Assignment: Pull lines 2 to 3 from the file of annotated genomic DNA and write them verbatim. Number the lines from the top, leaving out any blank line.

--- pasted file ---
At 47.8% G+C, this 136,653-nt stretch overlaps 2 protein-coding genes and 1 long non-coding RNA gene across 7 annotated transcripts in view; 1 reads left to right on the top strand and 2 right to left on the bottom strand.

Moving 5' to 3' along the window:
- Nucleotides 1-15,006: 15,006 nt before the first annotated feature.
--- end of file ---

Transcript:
Moving 5' to 3' along the window:
- Nucleotides 1-15,006: 15,006 nt before the first annotated feature.